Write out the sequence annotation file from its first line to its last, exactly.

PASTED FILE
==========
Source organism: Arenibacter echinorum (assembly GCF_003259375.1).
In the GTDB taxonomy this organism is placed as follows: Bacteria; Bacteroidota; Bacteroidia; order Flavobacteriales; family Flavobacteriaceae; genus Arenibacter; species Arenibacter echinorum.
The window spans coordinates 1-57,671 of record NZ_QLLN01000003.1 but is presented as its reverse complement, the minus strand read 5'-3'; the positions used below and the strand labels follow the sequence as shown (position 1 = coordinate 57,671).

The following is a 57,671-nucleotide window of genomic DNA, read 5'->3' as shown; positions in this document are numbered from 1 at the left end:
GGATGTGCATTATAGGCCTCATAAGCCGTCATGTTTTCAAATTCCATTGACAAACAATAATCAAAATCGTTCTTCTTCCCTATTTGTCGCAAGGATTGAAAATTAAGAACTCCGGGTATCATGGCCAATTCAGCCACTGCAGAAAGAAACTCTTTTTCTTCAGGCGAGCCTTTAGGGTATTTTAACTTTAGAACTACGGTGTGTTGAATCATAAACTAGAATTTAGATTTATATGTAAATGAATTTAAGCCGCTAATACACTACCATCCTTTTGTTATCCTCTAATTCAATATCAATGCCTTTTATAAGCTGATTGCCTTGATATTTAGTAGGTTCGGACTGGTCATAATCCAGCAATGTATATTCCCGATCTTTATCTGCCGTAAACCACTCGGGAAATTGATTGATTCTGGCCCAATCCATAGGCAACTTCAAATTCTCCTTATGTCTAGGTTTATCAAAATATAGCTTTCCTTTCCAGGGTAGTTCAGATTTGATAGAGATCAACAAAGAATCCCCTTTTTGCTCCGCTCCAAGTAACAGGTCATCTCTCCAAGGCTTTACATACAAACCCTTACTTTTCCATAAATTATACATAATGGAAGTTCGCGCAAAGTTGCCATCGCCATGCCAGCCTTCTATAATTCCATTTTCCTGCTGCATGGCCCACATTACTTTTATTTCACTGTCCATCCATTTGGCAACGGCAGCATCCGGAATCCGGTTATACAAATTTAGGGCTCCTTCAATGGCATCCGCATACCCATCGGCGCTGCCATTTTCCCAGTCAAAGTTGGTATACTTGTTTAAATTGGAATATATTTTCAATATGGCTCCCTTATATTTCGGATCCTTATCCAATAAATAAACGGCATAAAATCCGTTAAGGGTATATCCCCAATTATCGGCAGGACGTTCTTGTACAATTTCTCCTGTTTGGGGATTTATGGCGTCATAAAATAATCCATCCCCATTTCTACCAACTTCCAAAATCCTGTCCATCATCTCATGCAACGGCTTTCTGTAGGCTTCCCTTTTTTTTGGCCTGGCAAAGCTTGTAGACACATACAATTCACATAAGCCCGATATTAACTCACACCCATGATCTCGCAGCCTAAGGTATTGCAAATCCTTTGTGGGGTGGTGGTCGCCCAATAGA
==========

Source organism: Arenibacter echinorum (assembly GCF_003259375.1).
In the GTDB taxonomy this organism is placed as follows: Bacteria; Bacteroidota; Bacteroidia; order Flavobacteriales; family Flavobacteriaceae; genus Arenibacter; species Arenibacter echinorum.
The window spans coordinates 1-57,671 of record NZ_QLLN01000003.1 but is presented as its reverse complement, the minus strand read 5'-3'; the positions used below and the strand labels follow the sequence as shown (position 1 = coordinate 57,671).

The following is a 57,671-nucleotide window of genomic DNA, read 5'->3' as shown; positions in this document are numbered from 1 at the left end:
GGATGTGCATTATAGGCCTCATAAGCCGTCATGTTTTCAAATTCCATTGACAAACAATAATCAAAATCGTTCTTCTTCCCTATTTGTCGCAAGGATTGAAAATTAAGAACTCCGGGTATCATGGCCAATTCAGCCACTGCAGAAAGAAACTCTTTTTCTTCAGGCGAGCCTTTAGGGTATTTTAACTTTAGAACTACGGTGTGTTGAATCATAAACTAGAATTTAGATTTATATGTAAATGAATTTAAGCCGCTAATACACTACCATCCTTTTGTTATCCTCTAATTCAATATCAATGCCTTTTATAAGCTGATTGCCTTGATATTTAGTAGGTTCGGACTGGTCATAATCCAGCAATGTATATTCCCGATCTTTATCTGCCGTAAACCACTCGGGAAATTGATTGATTCTGGCCCAATCCATAGGCAACTTCAAATTCTCCTTATGTCTAGGTTTATCAAAATATAGCTTTCCTTTCCAGGGTAGTTCAGATTTGATAGAGATCAACAAAGAATCCCCTTTTTGCTCCGCTCCAAGTAACAGGTCATCTCTCCAAGGCTTTACATACAAACCCTTACTTTTCCATAAATTATACATAATGGAAGTTCGCGCAAAGTTGCCATCGCCATGCCAGCCTTCTATAATTCCATTTTCCTGCTGCATGGCCCACATTACTTTTATTTCACTGTCCATCCATTTGGCAACGGCAGCATCCGGAATCCGGTTATACAAATTTAGGGCTCCTTCAATGGCATCCGCATACCCATCGGCGCTGCCATTTTCCCAGTCAAAGTTGGTATACTTGTTTAAATTGGAATATATTTTCAATATGGCTCCCTTATATTTCGGATCCTTATCCAATAAATAAACGGCATAAAATCCGTTAAGGGTATATCCCCAATTATCGGCAGGACGTTCTTGTACAATTTCTCCTGTTTGGGGATTTATGGCGTCATAAAATAATCCATCCCCATTTCTACCAACTTCCAAAATCCTGTCCATCATCTCATGCAACGGCTTTCTGTAGGCTTCCCTTTTTTTTGGCCTGGCAAAGCTTGTAGACACATACAATTCACATAAGCCCGATATTAACTCACACCCATGATCTCGCAGCCTAAGGTATTGCAAATCCTTTGTGGGGTGGTGGTCGCCCAATAGA